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Minimize chemical waste when spraying

Hi-Tech Farming: Eliminate time spent flushing booms with this new option.

Tom J. Bechman

January 10, 2024

3 Min Read
An illustration showing how spray solution flows through a crop sprayer
HOW IT WORKS: This schematic illustrates how spray solution flows with the help of BoomLoop from Ag Leader. Ag Leader

What is the least pleasant part of spraying? Flushing booms likely ranks near the top. It’s also a top culprit in wasting chemicals. Ag Leader, Ames, Iowa, introduces BoomLoop, a complete recirculation solution for sprayers.

Spokespeople note that BoomLoop replaces existing boom ends, creating a streamlined path for product back to the tank — no more dead spots and fewer chances for product buildup in the lines. It also automates priming the boom without spraying product on the ground.

Automatic sequencing ensures the entire boom is fully primed or flushed, even if it is folded. Recirculation can happen during transport. Set the process to occur automatically while you’re not spraying, or control it manually.

BoomLoop works with sprayers equipped with the RightSpot nozzle-by-nozzle control system. It integrates seamlessly into Ag Leader’s InCommand 1200 display. Visit agleader.com.

A digital screen with Ag Leader's BoomLoop program

Algorithm selects soybean varieties

Scratching your head over which soybean varieties to plant where? If you plant Xitavo soybean seed from BASF, let new Xarvio SeedSelect technology place varieties using an algorithm derived from plot trial field research. The algorithm uses local topographic features and soil attributes, coupled with variety-specific yield-building characteristics to match varieties with fields.

“With Xarvio SeedSelect, retailers gain access to prescriptive variety selection and field placement, endeavoring to confidently improve growers’ yield potential from the very first year,” says Amy Pawlick, digital farming manager for BASF. Visit xarvio.com.

Always-on GPS corrections

Trimble claims an industry first with out-of-the-box availability for its new integrated Precise Point Positioning solution. It combines Trimble CenterPoint RTX with the Trimble NAV-900 GNSS receiver. That provides always-on CenterPoint RTX corrections that are near 2-centimeter accuracy, delivered by satellite through subscription.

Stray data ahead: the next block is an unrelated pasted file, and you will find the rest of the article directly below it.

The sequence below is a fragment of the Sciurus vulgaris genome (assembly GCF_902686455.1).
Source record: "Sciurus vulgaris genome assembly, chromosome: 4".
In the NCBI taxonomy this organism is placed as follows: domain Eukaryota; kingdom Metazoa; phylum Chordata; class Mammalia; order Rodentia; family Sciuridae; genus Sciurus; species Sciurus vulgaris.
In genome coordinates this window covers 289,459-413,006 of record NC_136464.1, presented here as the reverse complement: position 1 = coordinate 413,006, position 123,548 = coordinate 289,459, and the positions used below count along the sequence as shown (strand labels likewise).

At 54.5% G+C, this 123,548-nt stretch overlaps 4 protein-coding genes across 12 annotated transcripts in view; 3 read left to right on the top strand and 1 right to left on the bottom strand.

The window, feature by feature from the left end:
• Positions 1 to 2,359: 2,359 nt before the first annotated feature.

Olivier Casabianca, vice president of Trimble Positioning Services, says growers will see return on their investment without risk, saving hassle, time and money. Visit trimble.com.

More connections

Anyone who uses AFS Connect from CNH Industrial or MyPLM Connect from New Holland can now allow them to interact with the Agrimatics Libra Cart system or Agrimatics Cloud Service. A new partnership allows integration of these systems.

Libra Cart is a mobile-based grain cart scale and harvest management system. Equipped with the right hardware, wireless communications are enabled via Bluetooth. Stream field and crop data from your AFS Connect or MyPLM Connect platform into the Libra Cart app. Visit cnhindustrial.com or agrimatics.com.

Protect against corn rootworm

Amvac positioned BioWake for Corn and BioWake for Soybeans as biological seed lubricants that also enhance nutrient uptake, root growth and resilience to stress. Now it introduces BioWake Prime, available in a co-pack with BioWake for Corn.

BioWake Prime is a U.S. EPA-registered bioinsecticide, coupled with New Leaf Symbiotics’ microbial PPFM technology. Spokespersons say BioWake Prime activates corn’s self-defenses against corn rootworm. Visit amvac.com.

Pest fighters

Spokespersons for Streamline Ag announce that Gutwein Seed Services, Rensselaer, Ind., will carry their new TuneUp+ planter box delivery system with Bio-Capsule Technology. Streamline Ag sees this as a game-changing advancement in biological pest suppression.

Rootworm and nematode microbials can be included in seed treatments, along with talc and graphite. Visit streamline-ag.com.

About the Author(s)

Tom J. Bechman

Editor, Indiana Prairie Farmer, Farm Progress

Tom J. Bechman is editor of Indiana Prairie Farmer. He joined Farm Progress in 1981 as a field editor, first writing stories to help farmers adjust to a difficult harvest after a tough weather year. His goal today is the same — writing stories that help farmers adjust to a changing environment in a profitable manner.

Bechman knows about Indiana agriculture because he grew up on a small dairy farm and worked with young farmers as a vocational agriculture teacher and FFA advisor before joining Farm Progress. He works closely with Purdue University specialists, Indiana Farm Bureau and commodity groups to cover cutting-edge issues affecting farmers. He specializes in writing crop stories with a focus on obtaining the highest and most economical yields possible.

Tom and his wife, Carla, have four children: Allison, Ashley, Daniel and Kayla, plus eight grandchildren. They raise produce for the food pantry and house 4-H animals for the grandkids on their small acreage near Franklin, Ind.

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